Dan's Data: Opening Week Injuries Wreak Havoc With Preseason Predictions • Latino Sports

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Dan’s Data: Opening Week Injuries Wreak Havoc With Preseason Predictions

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NEW YORK — It didn’t take long for the so-called “expert” predictions to get tossed out on their collective rear.

Injuries wreaked havoc across the big leagues in the first days of the season, with even non-playing personnel on the receiving end.

Washington catcher Wilson Ramos, who batted cleanup on Opening Day in New York, broke his left hand and will miss four to eight weeks, dealing a severe blow to the Nationals in their bid to narrow the 10-game gap that separated them from the Braves in 2013 . . .

Jurickson Profar, handed the second base job in Texas after the Rangers dealt Ian Kinsler to Detroit, got hurt just before Opening Day and could be lost for half the season . . .

Mets closer Bobby Parnell, expected to be the strongest peg in a pathetic pen, tore up his elbow and is out indefinitely — perhaps for the season if surgery is required.

Hamstring problems hit Jose Reyes again. Bill Menzel/Latino Sports

Hamstring problems hit Jose Reyes again.
Bill Menzel/Latino Sports

Ex-Met Jose Reyes, invariably a victim of tight hamstrings, left the Toronto opener in the first inning of the first game and found his spot on the disabled list still warm from last year.

Dodgers ace Clayton Kershaw managed to win the opener of the two-game series in Australia but hurt his back so badly on the 16-hour plane ride back to the states that he’ll miss all of April.

And coach Don Baylor broke his leg while trying to catch a ball thrown by retired slugger Vladimir Guerrero, who was throwing out the first pitch before the Angels opener (scouts always said Vlad had a cannon in right field!).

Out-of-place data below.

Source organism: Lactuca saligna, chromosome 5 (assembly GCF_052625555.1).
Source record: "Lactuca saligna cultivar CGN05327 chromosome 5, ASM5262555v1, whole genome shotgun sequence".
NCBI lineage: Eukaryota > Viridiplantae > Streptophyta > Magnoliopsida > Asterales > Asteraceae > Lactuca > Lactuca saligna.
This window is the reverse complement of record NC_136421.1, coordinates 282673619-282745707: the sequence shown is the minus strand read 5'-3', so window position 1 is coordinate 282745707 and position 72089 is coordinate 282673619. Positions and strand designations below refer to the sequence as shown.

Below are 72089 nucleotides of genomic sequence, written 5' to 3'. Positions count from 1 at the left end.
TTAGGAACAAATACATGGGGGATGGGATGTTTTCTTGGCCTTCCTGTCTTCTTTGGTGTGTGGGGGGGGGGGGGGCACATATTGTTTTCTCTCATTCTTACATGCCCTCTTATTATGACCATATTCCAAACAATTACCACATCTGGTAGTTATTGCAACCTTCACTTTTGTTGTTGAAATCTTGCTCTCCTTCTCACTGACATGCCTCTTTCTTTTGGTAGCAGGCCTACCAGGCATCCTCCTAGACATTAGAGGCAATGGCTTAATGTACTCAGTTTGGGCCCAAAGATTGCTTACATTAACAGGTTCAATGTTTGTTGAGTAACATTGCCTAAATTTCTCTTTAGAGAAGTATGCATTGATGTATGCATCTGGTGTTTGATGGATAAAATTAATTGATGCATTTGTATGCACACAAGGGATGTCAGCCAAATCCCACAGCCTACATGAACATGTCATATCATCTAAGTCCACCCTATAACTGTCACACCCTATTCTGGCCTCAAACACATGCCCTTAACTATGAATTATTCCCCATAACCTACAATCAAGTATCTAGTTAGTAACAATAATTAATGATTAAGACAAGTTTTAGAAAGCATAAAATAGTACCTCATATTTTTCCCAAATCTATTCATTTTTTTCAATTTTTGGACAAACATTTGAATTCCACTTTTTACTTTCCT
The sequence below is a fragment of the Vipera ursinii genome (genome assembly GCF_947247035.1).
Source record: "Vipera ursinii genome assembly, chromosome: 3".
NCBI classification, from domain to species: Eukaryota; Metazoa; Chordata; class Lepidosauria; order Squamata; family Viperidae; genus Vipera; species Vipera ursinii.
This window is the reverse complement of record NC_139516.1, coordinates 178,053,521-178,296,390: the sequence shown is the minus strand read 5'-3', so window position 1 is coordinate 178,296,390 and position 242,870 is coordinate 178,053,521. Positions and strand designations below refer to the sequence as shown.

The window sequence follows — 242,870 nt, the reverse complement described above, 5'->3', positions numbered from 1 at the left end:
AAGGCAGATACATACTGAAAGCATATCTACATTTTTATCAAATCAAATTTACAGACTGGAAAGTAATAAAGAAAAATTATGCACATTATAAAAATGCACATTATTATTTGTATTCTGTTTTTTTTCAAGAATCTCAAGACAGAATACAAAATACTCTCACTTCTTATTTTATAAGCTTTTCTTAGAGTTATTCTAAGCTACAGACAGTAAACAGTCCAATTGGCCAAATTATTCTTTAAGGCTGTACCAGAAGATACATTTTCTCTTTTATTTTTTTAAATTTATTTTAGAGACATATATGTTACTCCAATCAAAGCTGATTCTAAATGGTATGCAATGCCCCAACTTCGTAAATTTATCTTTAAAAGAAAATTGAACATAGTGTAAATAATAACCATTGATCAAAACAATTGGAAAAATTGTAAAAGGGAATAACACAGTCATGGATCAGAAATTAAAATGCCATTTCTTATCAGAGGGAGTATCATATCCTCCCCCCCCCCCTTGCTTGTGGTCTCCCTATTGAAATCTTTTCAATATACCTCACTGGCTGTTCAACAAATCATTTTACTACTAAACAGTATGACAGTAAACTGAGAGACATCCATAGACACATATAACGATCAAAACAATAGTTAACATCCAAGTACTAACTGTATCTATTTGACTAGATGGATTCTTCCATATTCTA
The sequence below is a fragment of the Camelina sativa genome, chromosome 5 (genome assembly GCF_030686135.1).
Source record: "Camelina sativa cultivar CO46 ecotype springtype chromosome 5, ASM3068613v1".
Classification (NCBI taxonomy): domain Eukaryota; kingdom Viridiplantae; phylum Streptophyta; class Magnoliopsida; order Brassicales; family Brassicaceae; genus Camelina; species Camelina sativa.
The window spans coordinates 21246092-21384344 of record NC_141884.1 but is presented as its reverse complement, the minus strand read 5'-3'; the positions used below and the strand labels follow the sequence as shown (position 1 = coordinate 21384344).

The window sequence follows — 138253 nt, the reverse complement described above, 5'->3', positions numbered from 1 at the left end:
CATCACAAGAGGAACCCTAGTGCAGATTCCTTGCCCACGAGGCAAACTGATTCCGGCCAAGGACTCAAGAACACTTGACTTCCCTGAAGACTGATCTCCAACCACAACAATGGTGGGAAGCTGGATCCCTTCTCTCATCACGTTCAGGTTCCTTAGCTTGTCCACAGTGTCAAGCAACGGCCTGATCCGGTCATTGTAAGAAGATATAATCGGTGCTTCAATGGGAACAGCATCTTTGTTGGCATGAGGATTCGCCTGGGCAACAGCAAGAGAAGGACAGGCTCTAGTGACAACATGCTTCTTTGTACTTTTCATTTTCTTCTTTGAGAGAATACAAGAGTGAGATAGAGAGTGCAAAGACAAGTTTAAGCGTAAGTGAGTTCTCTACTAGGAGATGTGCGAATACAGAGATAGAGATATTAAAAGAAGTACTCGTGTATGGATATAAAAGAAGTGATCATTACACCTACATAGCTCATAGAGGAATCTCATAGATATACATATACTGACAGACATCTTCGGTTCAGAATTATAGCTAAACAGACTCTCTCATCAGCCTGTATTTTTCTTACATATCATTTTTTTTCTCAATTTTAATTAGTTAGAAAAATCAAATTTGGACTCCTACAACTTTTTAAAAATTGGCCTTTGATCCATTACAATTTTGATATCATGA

Given a second chance, perhaps those pundits who picked Kershaw for a third straight Cy Young Award might want to think again.

Will back injury preclude Cy Young season for Kershaw?

Will back injury preclude Cy Young season for Kershaw?

Other thoughts inspired by the openers:

In his first 78 games in the bigs, Seattle shortstop Brad Miller collected eight of his 10 home runs with a quartet of two-homer games. He homered twice for the power-starved Mariners Tuesday night . . .

Braves closer Craig Kimbrel, deprived of Cy Young Awards he deserved the last two seasons, started this year with a vengeance, fanning all three Brewers he faced Tuesday night . . .

CC Sabathia’s rocky start in the Yankees opener against the hapless Astros looked alarmingly like too many of his games from last year . . .

If Daniel Murphy’s wife had not gone into labor before the Mets opener, he would have started the game at second base, with Eric Young, Jr. in left field. Without Murphy, however, Young shifted to second, opening left field for Andrew Brown and allowing the sub to slam a three-run, first-inning home run against a struggling Stephen Strasburg. The lead didn’t last, however, as the Mets bullpen blew several save opportunities before finally bowing to Washington in 10 innings . . .

B.J. Upton has been awful since signing with Atlanta

B.J. Upton has been awful since signing with Atlanta

The Upton brothers, both on fire by the time spring training ended, are up to their old tricks now that the season has started. Bounced from eighth to second in the Atlanta batting order, B.J. looks lost at the plate, fanning with amazing frequency, while Justin is pulling away from the plate with swings that suggest he is flailing at the ball. Fredi Gonzalez would be wise to switch B.J. with eighth-place hitter Andrelton Simmons, a former minor-league batting champion who is the toughest man to fan among the Braves.

About Dan Schlossberg

Former AP sportswriter Dan Schlossberg of Fair Lawn, NJ has produced 35 baseball books, including autobiographies of Ron Blomberg, Al Clark, and Milo Hamilton. Also a broadcaster, he is the host and executive producer of Braves Banter and Travel Itch Radio and a contributor to Sirius XM.

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